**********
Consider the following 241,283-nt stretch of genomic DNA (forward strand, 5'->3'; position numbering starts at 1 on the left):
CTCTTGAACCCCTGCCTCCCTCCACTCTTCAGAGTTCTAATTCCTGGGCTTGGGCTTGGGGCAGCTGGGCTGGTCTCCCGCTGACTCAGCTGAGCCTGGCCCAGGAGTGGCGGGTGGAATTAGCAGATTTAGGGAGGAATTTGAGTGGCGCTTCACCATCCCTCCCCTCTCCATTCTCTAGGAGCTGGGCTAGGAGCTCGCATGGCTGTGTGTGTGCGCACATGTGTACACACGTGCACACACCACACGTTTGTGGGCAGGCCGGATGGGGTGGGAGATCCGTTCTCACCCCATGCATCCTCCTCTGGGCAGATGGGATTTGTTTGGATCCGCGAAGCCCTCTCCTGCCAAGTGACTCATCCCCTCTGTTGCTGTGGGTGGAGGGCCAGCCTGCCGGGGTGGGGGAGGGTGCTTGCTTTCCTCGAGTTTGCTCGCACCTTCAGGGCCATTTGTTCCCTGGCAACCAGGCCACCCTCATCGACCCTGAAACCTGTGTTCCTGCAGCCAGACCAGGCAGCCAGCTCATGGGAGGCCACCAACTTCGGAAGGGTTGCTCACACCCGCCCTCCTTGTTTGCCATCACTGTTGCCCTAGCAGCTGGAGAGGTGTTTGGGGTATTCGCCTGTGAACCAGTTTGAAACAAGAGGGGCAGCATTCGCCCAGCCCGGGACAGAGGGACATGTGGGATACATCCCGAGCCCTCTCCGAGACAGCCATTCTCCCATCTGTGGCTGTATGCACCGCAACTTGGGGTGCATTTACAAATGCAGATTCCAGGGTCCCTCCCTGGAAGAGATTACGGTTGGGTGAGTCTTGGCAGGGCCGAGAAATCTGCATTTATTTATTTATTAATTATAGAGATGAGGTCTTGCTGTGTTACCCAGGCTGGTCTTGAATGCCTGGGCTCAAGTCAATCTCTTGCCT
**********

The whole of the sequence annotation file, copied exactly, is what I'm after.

Consider the following 241,283-nt stretch of genomic DNA (forward strand, 5'->3'; position numbering starts at 1 on the left):
CTCTTGAACCCCTGCCTCCCTCCACTCTTCAGAGTTCTAATTCCTGGGCTTGGGCTTGGGGCAGCTGGGCTGGTCTCCCGCTGACTCAGCTGAGCCTGGCCCAGGAGTGGCGGGTGGAATTAGCAGATTTAGGGAGGAATTTGAGTGGCGCTTCACCATCCCTCCCCTCTCCATTCTCTAGGAGCTGGGCTAGGAGCTCGCATGGCTGTGTGTGTGCGCACATGTGTACACACGTGCACACACCACACGTTTGTGGGCAGGCCGGATGGGGTGGGAGATCCGTTCTCACCCCATGCATCCTCCTCTGGGCAGATGGGATTTGTTTGGATCCGCGAAGCCCTCTCCTGCCAAGTGACTCATCCCCTCTGTTGCTGTGGGTGGAGGGCCAGCCTGCCGGGGTGGGGGAGGGTGCTTGCTTTCCTCGAGTTTGCTCGCACCTTCAGGGCCATTTGTTCCCTGGCAACCAGGCCACCCTCATCGACCCTGAAACCTGTGTTCCTGCAGCCAGACCAGGCAGCCAGCTCATGGGAGGCCACCAACTTCGGAAGGGTTGCTCACACCCGCCCTCCTTGTTTGCCATCACTGTTGCCCTAGCAGCTGGAGAGGTGTTTGGGGTATTCGCCTGTGAACCAGTTTGAAACAAGAGGGGCAGCATTCGCCCAGCCCGGGACAGAGGGACATGTGGGATACATCCCGAGCCCTCTCCGAGACAGCCATTCTCCCATCTGTGGCTGTATGCACCGCAACTTGGGGTGCATTTACAAATGCAGATTCCAGGGTCCCTCCCTGGAAGAGATTACGGTTGGGTGAGTCTTGGCAGGGCCGAGAAATCTGCATTTATTTATTTATTAATTATAGAGATGAGGTCTTGCTGTGTTACCCAGGCTGGTCTTGAATGCCTGGGCTCAAGTCAATCTCTTGCCT